Anonymous went all out with its latest hack, completely transforming the Syrian Ministry of Defence website into a set of videos and links that pointed to the actions of leader Bashar Al-Assad.
Inside the redesigned site's source code was a message from the member of the group presumably responsible for its reshuffle:
"mod.gov.sy was seized for the people by Poppy :)"
Seemingly, the modified website has now been taken down. Heading over to mod.gov.sy results in nothing but a redirect loop or page failing to load.
Before the site disappeared, those who checked out the Syrian Ministry of Defence home page would be treated to this message:
"To the Syrian people: The world stands with you against the brutal regime of Bashar Al-Assad. Know that time and history are on your side – tyrants use violence because they have nothing else, and the more violent they are, the more fragile they become. We salute your determination to be non-violent in the face of the regime’s brutality, and admire your willingness to pursue justice, not mere revenge. All tyrants will fall, and thanks to your bravery Bashar Al-Assad is next.
"To the Syrian military: You are responsible for protecting the Syrian people, and anyone who orders you to kill women, children, and the elderly deserves to be tried for treason. No outside enemy could do as much damage to Syria as Bashar Al-Assad has done. Defend your country – rise up against the regime! – Anonymous.”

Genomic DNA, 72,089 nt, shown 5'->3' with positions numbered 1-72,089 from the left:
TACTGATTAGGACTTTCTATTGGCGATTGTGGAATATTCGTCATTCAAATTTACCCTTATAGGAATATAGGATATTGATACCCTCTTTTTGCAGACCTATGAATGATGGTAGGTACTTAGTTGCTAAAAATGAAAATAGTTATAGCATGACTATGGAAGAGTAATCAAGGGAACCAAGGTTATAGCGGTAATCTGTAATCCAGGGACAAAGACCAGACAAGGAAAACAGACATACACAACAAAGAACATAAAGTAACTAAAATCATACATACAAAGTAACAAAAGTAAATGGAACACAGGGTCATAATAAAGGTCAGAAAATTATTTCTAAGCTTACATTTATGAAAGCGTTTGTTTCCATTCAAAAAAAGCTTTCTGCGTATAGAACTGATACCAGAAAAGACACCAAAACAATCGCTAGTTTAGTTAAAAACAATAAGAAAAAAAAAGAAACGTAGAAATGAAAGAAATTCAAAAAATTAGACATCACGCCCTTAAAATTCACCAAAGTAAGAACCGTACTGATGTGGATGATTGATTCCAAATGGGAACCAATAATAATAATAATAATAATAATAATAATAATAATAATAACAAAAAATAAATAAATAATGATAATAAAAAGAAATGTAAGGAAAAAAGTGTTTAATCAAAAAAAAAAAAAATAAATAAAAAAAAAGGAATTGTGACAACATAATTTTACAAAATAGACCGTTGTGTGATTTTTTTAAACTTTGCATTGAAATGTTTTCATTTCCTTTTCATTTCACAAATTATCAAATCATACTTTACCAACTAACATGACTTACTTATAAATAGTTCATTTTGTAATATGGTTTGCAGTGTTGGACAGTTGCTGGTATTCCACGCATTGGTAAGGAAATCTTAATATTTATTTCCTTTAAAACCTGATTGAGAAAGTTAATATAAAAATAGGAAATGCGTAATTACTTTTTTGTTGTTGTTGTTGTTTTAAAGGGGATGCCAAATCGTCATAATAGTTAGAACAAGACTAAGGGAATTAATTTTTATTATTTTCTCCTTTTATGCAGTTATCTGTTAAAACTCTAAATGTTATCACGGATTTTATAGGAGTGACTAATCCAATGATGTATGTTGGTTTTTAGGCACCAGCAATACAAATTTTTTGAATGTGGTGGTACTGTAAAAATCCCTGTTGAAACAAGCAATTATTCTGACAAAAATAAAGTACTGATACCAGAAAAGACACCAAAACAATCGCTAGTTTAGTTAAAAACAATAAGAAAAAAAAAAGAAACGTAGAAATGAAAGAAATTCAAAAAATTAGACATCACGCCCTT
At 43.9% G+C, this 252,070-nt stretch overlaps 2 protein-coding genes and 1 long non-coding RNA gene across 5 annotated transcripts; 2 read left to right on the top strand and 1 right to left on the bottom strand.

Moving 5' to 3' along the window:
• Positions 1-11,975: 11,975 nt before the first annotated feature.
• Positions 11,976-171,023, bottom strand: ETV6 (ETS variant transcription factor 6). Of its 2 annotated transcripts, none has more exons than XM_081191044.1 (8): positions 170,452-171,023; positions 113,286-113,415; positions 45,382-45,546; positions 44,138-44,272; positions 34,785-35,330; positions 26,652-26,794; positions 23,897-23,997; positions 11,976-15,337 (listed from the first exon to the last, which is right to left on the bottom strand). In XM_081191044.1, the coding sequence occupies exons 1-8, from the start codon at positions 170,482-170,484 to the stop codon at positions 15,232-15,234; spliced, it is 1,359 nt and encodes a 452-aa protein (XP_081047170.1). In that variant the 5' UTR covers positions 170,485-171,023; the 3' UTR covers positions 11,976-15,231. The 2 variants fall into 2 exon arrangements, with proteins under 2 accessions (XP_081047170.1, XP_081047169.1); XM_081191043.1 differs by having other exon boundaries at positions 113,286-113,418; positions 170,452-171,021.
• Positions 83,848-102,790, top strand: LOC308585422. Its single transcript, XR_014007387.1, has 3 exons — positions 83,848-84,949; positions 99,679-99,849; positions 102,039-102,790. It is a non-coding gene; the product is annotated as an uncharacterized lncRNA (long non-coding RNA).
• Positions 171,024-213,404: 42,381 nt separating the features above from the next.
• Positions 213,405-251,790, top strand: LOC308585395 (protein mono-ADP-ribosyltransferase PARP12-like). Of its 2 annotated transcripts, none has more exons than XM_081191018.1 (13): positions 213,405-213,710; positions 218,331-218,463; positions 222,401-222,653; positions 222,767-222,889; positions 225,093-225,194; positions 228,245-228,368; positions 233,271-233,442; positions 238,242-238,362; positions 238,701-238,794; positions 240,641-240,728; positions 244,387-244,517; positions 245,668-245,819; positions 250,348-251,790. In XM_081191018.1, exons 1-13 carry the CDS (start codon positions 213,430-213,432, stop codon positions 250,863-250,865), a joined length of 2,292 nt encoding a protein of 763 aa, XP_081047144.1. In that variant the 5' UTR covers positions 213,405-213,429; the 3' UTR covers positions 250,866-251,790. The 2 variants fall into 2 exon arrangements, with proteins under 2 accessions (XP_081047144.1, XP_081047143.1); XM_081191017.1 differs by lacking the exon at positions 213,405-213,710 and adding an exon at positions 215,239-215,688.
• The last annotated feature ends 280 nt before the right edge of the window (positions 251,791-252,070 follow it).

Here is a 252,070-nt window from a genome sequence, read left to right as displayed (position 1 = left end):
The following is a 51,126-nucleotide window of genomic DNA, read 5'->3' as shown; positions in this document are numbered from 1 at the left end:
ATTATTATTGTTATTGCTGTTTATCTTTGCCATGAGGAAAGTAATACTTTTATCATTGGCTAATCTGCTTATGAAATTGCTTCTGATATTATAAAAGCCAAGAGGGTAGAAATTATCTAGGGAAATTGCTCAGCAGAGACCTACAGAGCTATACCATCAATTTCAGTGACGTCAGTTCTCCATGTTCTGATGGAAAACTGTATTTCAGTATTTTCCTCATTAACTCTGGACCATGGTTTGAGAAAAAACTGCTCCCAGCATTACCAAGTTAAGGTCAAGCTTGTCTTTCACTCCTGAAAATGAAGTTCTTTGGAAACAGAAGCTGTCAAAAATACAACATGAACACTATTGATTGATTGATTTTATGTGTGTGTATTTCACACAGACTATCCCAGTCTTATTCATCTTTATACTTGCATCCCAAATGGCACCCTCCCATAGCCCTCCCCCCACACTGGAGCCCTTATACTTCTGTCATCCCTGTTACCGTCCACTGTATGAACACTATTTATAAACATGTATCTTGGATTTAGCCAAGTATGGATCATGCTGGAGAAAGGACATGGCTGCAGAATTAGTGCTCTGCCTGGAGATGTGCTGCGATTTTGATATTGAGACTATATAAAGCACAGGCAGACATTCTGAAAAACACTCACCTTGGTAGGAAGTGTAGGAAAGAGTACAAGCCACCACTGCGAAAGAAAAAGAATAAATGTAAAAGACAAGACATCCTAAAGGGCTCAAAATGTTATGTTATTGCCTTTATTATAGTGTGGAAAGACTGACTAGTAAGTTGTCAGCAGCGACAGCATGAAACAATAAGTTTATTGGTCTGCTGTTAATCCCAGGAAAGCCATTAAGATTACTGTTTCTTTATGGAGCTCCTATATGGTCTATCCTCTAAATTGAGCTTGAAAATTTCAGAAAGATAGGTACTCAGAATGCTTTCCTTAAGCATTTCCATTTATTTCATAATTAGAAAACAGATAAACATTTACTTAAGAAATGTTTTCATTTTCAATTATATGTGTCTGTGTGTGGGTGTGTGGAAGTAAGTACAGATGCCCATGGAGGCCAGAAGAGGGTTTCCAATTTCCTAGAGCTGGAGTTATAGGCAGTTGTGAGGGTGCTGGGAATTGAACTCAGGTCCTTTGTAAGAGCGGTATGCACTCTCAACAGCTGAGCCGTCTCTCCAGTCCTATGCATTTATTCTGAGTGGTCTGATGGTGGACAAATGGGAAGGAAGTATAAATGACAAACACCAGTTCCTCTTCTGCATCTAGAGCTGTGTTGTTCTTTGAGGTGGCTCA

It also featured a scrolling video bar at the top, with video links pointing to some of the shocking events currently taking place in the country. There were also a large number of links pointing to Facebook groups and Twitter profiles in opposition to the Syrian regime, Bashar al-Assad and the military.
Hacking has been stealing headlines recently following the arrest of alleged LulzSec leader Topiary. The hacktivist group has close links with Anonymous, who, by the looks of it, isn't keeping its head down, despite the court case.
Anonymous is well known for its hacking antics, famously posting over 10GB of data pointing to the identities of US local law enforcement.
Fan of Anonymous? Or do you prefer LulzSec? Or is hacking just plain baaad? Let us know in the comments below...